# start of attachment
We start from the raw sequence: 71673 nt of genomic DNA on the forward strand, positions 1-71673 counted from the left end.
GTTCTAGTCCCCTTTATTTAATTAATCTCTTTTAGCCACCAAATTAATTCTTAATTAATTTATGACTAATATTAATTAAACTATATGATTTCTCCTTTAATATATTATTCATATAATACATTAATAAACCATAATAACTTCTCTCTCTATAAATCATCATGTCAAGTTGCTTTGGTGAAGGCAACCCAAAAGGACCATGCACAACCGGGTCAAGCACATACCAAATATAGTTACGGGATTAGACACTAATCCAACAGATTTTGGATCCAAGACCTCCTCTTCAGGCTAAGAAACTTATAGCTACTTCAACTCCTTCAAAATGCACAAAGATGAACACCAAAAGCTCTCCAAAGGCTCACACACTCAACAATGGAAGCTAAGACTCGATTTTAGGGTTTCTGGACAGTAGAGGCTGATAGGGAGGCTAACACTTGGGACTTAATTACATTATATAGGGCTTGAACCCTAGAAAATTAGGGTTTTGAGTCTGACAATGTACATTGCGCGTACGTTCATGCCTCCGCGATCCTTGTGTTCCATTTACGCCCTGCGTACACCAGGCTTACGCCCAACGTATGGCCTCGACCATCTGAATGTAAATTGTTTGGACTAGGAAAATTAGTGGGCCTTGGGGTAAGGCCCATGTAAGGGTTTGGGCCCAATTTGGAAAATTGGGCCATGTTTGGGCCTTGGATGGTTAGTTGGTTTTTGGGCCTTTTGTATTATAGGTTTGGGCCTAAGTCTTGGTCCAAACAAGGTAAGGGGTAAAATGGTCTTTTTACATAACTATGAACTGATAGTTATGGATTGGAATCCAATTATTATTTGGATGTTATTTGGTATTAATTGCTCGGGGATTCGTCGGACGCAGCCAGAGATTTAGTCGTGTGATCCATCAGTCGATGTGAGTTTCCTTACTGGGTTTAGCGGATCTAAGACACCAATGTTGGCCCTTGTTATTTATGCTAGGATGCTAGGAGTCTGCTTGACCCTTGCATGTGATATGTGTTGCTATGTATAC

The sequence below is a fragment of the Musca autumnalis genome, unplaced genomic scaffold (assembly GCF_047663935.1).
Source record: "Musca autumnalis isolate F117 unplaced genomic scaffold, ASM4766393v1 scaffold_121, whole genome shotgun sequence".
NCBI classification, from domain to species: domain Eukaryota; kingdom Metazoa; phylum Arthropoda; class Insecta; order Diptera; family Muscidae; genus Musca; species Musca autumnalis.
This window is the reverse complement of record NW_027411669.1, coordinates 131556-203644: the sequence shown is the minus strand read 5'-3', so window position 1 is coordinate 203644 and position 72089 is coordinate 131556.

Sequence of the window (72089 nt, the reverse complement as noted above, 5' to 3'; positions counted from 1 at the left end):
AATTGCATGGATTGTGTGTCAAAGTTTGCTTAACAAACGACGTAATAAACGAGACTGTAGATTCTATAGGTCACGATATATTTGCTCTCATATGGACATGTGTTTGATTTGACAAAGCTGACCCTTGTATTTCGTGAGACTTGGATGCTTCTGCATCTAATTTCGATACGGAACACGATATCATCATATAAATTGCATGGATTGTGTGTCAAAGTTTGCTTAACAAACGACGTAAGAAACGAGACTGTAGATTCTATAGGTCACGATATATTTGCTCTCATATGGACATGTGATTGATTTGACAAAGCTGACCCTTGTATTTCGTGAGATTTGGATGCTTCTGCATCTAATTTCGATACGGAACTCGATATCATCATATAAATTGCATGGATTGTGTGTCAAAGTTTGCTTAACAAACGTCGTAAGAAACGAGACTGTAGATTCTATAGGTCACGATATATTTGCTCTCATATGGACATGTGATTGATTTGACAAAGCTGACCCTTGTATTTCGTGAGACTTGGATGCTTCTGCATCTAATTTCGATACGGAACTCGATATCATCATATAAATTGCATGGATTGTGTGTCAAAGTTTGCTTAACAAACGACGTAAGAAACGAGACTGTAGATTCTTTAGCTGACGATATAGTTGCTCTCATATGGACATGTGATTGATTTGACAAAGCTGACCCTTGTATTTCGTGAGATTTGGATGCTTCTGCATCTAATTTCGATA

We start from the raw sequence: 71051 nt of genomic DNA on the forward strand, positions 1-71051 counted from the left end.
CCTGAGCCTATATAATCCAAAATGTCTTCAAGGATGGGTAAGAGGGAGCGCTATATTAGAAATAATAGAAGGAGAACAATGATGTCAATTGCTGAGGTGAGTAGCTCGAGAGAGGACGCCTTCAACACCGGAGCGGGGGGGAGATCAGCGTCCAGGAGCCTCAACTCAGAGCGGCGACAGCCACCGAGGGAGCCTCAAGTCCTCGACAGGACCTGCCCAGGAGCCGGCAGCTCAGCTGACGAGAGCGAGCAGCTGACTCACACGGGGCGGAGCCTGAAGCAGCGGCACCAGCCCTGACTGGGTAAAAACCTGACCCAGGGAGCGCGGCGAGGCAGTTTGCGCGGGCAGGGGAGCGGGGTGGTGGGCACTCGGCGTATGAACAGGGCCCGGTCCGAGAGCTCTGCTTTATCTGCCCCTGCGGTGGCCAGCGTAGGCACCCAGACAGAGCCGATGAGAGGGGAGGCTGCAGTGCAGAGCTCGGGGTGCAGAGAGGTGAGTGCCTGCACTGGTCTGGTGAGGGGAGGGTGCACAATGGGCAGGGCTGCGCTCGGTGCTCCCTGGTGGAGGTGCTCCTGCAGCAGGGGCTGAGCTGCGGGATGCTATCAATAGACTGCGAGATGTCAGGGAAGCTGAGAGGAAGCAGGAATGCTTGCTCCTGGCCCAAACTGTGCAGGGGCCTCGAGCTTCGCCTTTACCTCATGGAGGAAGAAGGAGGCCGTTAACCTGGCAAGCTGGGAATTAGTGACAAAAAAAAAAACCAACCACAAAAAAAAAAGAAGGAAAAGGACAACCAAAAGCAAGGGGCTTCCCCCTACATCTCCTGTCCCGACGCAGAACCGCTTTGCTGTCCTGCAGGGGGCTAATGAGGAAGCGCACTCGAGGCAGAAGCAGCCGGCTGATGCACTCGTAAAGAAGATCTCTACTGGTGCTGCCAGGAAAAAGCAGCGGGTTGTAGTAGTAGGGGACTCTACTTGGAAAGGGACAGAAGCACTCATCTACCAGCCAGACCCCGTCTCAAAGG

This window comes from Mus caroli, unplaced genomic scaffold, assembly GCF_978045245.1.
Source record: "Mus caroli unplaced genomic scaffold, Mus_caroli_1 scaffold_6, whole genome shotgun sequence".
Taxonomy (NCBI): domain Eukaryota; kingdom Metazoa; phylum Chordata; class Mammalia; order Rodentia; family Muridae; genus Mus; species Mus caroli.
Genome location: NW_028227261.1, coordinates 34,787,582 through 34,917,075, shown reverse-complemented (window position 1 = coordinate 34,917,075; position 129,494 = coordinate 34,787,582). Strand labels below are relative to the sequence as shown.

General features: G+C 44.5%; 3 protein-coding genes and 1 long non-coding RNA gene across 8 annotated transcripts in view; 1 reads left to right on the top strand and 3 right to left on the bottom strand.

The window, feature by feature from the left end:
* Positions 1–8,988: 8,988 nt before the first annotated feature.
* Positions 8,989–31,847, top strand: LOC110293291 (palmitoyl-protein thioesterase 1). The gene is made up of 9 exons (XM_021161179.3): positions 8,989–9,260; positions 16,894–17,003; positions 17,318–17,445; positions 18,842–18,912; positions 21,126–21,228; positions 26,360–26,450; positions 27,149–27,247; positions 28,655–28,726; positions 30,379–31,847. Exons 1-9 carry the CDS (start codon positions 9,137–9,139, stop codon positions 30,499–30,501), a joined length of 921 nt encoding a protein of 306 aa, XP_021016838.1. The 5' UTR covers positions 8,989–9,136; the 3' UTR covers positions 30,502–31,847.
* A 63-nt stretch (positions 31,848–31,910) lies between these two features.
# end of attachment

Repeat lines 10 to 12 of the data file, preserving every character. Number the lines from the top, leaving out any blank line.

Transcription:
CCTGAGCCTATATAATCCAAAATGTCTTCAAGGATGGGTAAGAGGGAGCGCTATATTAGAAATAATAGAAGGAGAACAATGATGTCAATTGCTGAGGTGAGTAGCTCGAGAGAGGACGCCTTCAACACCGGAGCGGGGGGGAGATCAGCGTCCAGGAGCCTCAACTCAGAGCGGCGACAGCCACCGAGGGAGCCTCAAGTCCTCGACAGGACCTGCCCAGGAGCCGGCAGCTCAGCTGACGAGAGCGAGCAGCTGACTCACACGGGGCGGAGCCTGAAGCAGCGGCACCAGCCCTGACTGGGTAAAAACCTGACCCAGGGAGCGCGGCGAGGCAGTTTGCGCGGGCAGGGGAGCGGGGTGGTGGGCACTCGGCGTATGAACAGGGCCCGGTCCGAGAGCTCTGCTTTATCTGCCCCTGCGGTGGCCAGCGTAGGCACCCAGACAGAGCCGATGAGAGGGGAGGCTGCAGTGCAGAGCTCGGGGTGCAGAGAGGTGAGTGCCTGCACTGGTCTGGTGAGGGGAGGGTGCACAATGGGCAGGGCTGCGCTCGGTGCTCCCTGGTGGAGGTGCTCCTGCAGCAGGGGCTGAGCTGCGGGATGCTATCAATAGACTGCGAGATGTCAGGGAAGCTGAGAGGAAGCAGGAATGCTTGCTCCTGGCCCAAACTGTGCAGGGGCCTCGAGCTTCGCCTTTACCTCATGGAGGAAGAAGGAGGCCGTTAACCTGGCAAGCTGGGAATTAGTGACAAAAAAAAAAACCAACCACAAAAAAAAAAGAAGGAAAAGGACAACCAAAAGCAAGGGGCTTCCCCCTACATCTCCTGTCCCGACGCAGAACCGCTTTGCTGTCCTGCAGGGGGCTAATGAGGAAGCGCACTCGAGGCAGAAGCAGCCGGCTGATGCACTCGTAAAGAAGATCTCTACTGGTGCTGCCAGGAAAAAGCAGCGGGTTGTAGTAGTAGGGGACTCTACTTGGAAAGGGACAGAAGCACTCATCTACCAGCCAGACCCCGTCTCAAAGG

This window comes from Mus caroli, unplaced genomic scaffold, assembly GCF_978045245.1.
Source record: "Mus caroli unplaced genomic scaffold, Mus_caroli_1 scaffold_6, whole genome shotgun sequence".